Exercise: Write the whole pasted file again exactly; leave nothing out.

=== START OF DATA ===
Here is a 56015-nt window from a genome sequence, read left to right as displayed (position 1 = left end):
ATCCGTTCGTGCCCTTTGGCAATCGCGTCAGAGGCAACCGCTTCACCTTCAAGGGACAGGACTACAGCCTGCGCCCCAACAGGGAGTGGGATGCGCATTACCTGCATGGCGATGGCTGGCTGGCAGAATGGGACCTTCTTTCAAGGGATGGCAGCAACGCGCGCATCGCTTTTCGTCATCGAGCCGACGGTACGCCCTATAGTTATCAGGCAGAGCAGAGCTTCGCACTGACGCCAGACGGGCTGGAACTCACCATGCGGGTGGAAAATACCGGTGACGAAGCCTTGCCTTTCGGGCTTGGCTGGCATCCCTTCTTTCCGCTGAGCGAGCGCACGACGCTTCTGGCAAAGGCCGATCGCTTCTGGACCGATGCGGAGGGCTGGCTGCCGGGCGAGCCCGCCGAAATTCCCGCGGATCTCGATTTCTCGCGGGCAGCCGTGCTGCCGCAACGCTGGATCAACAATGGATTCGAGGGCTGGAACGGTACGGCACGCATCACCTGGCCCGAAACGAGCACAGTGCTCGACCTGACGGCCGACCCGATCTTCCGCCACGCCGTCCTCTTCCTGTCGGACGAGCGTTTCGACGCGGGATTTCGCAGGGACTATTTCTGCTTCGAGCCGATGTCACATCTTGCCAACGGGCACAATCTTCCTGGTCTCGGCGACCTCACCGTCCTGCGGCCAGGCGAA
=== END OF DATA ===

Here is a 56015-nt window from a genome sequence, read left to right as displayed (position 1 = left end):
ATCCGTTCGTGCCCTTTGGCAATCGCGTCAGAGGCAACCGCTTCACCTTCAAGGGACAGGACTACAGCCTGCGCCCCAACAGGGAGTGGGATGCGCATTACCTGCATGGCGATGGCTGGCTGGCAGAATGGGACCTTCTTTCAAGGGATGGCAGCAACGCGCGCATCGCTTTTCGTCATCGAGCCGACGGTACGCCCTATAGTTATCAGGCAGAGCAGAGCTTCGCACTGACGCCAGACGGGCTGGAACTCACCATGCGGGTGGAAAATACCGGTGACGAAGCCTTGCCTTTCGGGCTTGGCTGGCATCCCTTCTTTCCGCTGAGCGAGCGCACGACGCTTCTGGCAAAGGCCGATCGCTTCTGGACCGATGCGGAGGGCTGGCTGCCGGGCGAGCCCGCCGAAATTCCCGCGGATCTCGATTTCTCGCGGGCAGCCGTGCTGCCGCAACGCTGGATCAACAATGGATTCGAGGGCTGGAACGGTACGGCACGCATCACCTGGCCCGAAACGAGCACAGTGCTCGACCTGACGGCCGACCCGATCTTCCGCCACGCCGTCCTCTTCCTGTCGGACGAGCGTTTCGACGCGGGATTTCGCAGGGACTATTTCTGCTTCGAGCCGATGTCACATCTTGCCAACGGGCACAATCTTCCTGGTCTCGGCGACCTCACCGTCCTGCGGCCAGGCGAA